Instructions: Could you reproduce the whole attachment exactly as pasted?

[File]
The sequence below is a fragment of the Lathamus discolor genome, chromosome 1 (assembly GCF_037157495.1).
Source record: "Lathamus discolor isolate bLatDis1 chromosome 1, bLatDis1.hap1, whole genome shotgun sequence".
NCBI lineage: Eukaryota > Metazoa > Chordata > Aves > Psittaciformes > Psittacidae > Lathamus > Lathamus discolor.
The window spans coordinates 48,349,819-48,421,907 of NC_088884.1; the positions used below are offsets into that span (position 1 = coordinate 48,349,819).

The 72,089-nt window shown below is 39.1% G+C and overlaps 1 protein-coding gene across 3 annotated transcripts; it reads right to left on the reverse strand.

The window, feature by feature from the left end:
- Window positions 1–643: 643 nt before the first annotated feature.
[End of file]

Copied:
The sequence below is a fragment of the Lathamus discolor genome, chromosome 1 (assembly GCF_037157495.1).
Source record: "Lathamus discolor isolate bLatDis1 chromosome 1, bLatDis1.hap1, whole genome shotgun sequence".
NCBI lineage: Eukaryota > Metazoa > Chordata > Aves > Psittaciformes > Psittacidae > Lathamus > Lathamus discolor.
The window spans coordinates 48,349,819-48,421,907 of NC_088884.1; the positions used below are offsets into that span (position 1 = coordinate 48,349,819).

The 72,089-nt window shown below is 39.1% G+C and overlaps 1 protein-coding gene across 3 annotated transcripts; it reads right to left on the reverse strand.

The window, feature by feature from the left end:
- Window positions 1–643: 643 nt before the first annotated feature.